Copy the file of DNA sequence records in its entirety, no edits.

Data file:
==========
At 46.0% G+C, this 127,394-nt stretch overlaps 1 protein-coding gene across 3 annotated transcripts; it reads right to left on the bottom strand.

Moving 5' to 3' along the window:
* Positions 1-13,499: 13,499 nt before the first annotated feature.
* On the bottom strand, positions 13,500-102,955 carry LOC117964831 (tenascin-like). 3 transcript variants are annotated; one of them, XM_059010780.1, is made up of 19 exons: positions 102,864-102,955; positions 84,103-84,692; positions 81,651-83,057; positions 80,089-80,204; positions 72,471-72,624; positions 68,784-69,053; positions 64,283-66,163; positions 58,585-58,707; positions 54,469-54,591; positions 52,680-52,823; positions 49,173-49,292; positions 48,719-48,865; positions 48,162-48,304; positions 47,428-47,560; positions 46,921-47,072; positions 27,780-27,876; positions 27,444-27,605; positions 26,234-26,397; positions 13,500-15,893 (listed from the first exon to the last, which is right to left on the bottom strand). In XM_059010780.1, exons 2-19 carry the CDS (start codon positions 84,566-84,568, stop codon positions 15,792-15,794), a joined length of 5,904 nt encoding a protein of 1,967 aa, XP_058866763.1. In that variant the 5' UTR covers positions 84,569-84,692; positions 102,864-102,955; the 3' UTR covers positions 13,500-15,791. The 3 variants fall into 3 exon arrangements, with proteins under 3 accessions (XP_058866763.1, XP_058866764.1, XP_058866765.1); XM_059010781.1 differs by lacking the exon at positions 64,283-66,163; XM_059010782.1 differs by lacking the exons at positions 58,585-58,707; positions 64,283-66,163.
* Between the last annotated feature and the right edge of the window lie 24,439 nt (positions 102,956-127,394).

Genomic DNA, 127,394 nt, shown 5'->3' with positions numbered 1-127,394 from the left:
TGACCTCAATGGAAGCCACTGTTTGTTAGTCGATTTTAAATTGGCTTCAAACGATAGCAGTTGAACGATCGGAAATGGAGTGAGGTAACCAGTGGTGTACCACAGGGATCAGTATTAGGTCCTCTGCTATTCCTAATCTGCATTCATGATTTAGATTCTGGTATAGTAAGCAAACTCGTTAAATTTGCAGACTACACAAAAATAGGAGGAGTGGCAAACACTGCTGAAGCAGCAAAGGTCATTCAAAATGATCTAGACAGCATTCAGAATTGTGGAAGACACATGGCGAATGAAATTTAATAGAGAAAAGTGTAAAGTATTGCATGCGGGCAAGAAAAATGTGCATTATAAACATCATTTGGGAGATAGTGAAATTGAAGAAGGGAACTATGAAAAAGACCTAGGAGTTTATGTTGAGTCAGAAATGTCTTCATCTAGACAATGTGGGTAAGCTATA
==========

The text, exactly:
At 46.0% G+C, this 127,394-nt stretch overlaps 1 protein-coding gene across 3 annotated transcripts; it reads right to left on the bottom strand.

Moving 5' to 3' along the window:
* Positions 1-13,499: 13,499 nt before the first annotated feature.
* On the bottom strand, positions 13,500-102,955 carry LOC117964831 (tenascin-like). 3 transcript variants are annotated; one of them, XM_059010780.1, is made up of 19 exons: positions 102,864-102,955; positions 84,103-84,692; positions 81,651-83,057; positions 80,089-80,204; positions 72,471-72,624; positions 68,784-69,053; positions 64,283-66,163; positions 58,585-58,707; positions 54,469-54,591; positions 52,680-52,823; positions 49,173-49,292; positions 48,719-48,865; positions 48,162-48,304; positions 47,428-47,560; positions 46,921-47,072; positions 27,780-27,876; positions 27,444-27,605; positions 26,234-26,397; positions 13,500-15,893 (listed from the first exon to the last, which is right to left on the bottom strand). In XM_059010780.1, exons 2-19 carry the CDS (start codon positions 84,566-84,568, stop codon positions 15,792-15,794), a joined length of 5,904 nt encoding a protein of 1,967 aa, XP_058866763.1. In that variant the 5' UTR covers positions 84,569-84,692; positions 102,864-102,955; the 3' UTR covers positions 13,500-15,791. The 3 variants fall into 3 exon arrangements, with proteins under 3 accessions (XP_058866763.1, XP_058866764.1, XP_058866765.1); XM_059010781.1 differs by lacking the exon at positions 64,283-66,163; XM_059010782.1 differs by lacking the exons at positions 58,585-58,707; positions 64,283-66,163.
* Between the last annotated feature and the right edge of the window lie 24,439 nt (positions 102,956-127,394).

Genomic DNA, 127,394 nt, shown 5'->3' with positions numbered 1-127,394 from the left:
TGACCTCAATGGAAGCCACTGTTTGTTAGTCGATTTTAAATTGGCTTCAAACGATAGCAGTTGAACGATCGGAAATGGAGTGAGGTAACCAGTGGTGTACCACAGGGATCAGTATTAGGTCCTCTGCTATTCCTAATCTGCATTCATGATTTAGATTCTGGTATAGTAAGCAAACTCGTTAAATTTGCAGACTACACAAAAATAGGAGGAGTGGCAAACACTGCTGAAGCAGCAAAGGTCATTCAAAATGATCTAGACAGCATTCAGAATTGTGGAAGACACATGGCGAATGAAATTTAATAGAGAAAAGTGTAAAGTATTGCATGCGGGCAAGAAAAATGTGCATTATAAACATCATTTGGGAGATAGTGAAATTGAAGAAGGGAACTATGAAAAAGACCTAGGAGTTTATGTTGAGTCAGAAATGTCTTCATCTAGACAATGTGGGTAAGCTATA